Comment: Beware the secondary impacts of covid-19 for the insurance sector

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Nick Martin asseses the impact of covid-19 on the insurance sector, and while he expects the impact of claims directly related to covid-19 to be limited, warns there may be some secondary impacts from the inevitable global recession and especially on trade credit insurance.

Given the focus at insurance companies on underwriting returns, they take limited risk on the investment side with portfolios that are overwhelmingly comprised of high quality short-dated bonds and cash.

We continue to believe insurance companies can deliver attractive book-value growth in even stressed investment environments and given what we have witnessed in recent days it is possible that prospective investment returns for the industry are higher now than they were than at the start of 2020. This is because the significant decline in treasury yields are being more than offset by higher credit spreads. In summary balance sheets are robust.

It is likely that we could well see more demand for pandemic coverage post this event which is often what has happened historically post a heavily underinsured economic loss."

Most insurance policies exclude pandemics. There will be some event cancellation losses but even for these policies pandemic coverage often must be bought as an add-on and most customers do not purchase it. Our best guess is that the event cancellation market might see c$5bn of losses, of which the Olympics would be c$2bn, which for context is one small Florida hurricane.

The scope for business interruption insurance losses is similarly limited by policy exclusions and the fact that most policies need a physical loss in order for the cover to apply. For example, a factory would need to burn down thereby impacting production. Pandemic cover can be bought as a separate add-on and priced for but lost production because staff are unable to enter an operational factory is not likely to be covered.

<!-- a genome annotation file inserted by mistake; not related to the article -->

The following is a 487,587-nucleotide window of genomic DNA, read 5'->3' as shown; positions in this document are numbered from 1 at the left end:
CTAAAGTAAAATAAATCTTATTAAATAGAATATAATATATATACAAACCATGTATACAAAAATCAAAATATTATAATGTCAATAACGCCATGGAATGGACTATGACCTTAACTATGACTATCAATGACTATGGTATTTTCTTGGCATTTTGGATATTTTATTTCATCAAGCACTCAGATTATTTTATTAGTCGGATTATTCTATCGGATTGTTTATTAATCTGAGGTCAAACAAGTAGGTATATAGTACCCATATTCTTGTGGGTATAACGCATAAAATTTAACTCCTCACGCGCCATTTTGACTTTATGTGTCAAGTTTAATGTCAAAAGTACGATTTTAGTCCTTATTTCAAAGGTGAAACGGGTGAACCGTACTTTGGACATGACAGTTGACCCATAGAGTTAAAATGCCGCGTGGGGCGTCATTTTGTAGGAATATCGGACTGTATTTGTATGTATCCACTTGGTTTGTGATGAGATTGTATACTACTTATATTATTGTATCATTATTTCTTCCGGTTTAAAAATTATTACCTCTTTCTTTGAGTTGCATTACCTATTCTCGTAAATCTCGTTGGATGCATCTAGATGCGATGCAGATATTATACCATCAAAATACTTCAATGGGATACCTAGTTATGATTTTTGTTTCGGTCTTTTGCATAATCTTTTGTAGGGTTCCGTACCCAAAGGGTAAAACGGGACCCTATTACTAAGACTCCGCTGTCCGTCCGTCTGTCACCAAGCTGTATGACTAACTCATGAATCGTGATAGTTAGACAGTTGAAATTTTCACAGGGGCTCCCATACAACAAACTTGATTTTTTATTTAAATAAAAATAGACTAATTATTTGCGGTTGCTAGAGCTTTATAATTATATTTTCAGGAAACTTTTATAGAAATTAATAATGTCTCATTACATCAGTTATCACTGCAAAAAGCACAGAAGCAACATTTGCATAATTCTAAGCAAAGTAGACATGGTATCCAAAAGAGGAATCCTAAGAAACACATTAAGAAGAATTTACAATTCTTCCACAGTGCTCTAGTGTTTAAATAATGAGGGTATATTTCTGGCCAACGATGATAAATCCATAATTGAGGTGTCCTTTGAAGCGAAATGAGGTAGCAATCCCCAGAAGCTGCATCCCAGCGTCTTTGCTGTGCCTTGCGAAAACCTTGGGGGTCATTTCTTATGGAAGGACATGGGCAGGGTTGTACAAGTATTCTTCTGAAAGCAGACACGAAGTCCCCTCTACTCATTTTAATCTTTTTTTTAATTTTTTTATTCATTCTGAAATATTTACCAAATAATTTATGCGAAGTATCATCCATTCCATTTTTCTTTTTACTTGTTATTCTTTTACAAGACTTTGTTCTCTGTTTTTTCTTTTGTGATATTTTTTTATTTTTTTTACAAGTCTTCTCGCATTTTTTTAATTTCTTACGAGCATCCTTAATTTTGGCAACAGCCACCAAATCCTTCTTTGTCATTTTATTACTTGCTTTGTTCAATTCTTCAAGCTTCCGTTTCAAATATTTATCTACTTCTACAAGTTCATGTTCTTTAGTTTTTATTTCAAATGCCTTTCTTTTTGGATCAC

However, these are unprecedented times and it is not surprising that some politicians have tried to point fingers at the insurance industry claiming they are hiding behind small print to reduce claims. The industry has offered to help as a conduit for state funds in a similar way to how the US government already provides flood coverage which may be a model to watch for the future, to help the industry price for and provide coverage for businesses at a reasonable cost.

The message from insurance companies is clear. There will likely be some business interruption losses and companies are likely to be pragmatic where possible, but these will be at a very manageable level and primarily come from policies where the coverage was offered. We believe the equity market does not properly understand this dynamic and as a result it is one reason for the weakness we have seen in the sector.

It is likely that we could well see more demand for pandemic coverage post this event which is often what has happened historically post a heavily underinsured economic loss.

In the short term we see little, if any, negative impact on insurance demand from covid-19. Insurance purchased is largely disconnected from the magnitude of economic activity and the value of the product often increases in more difficult times which is a key attraction of the sector.

Nick Martin is a fund manager at Polar Capital Global Insurance Fund

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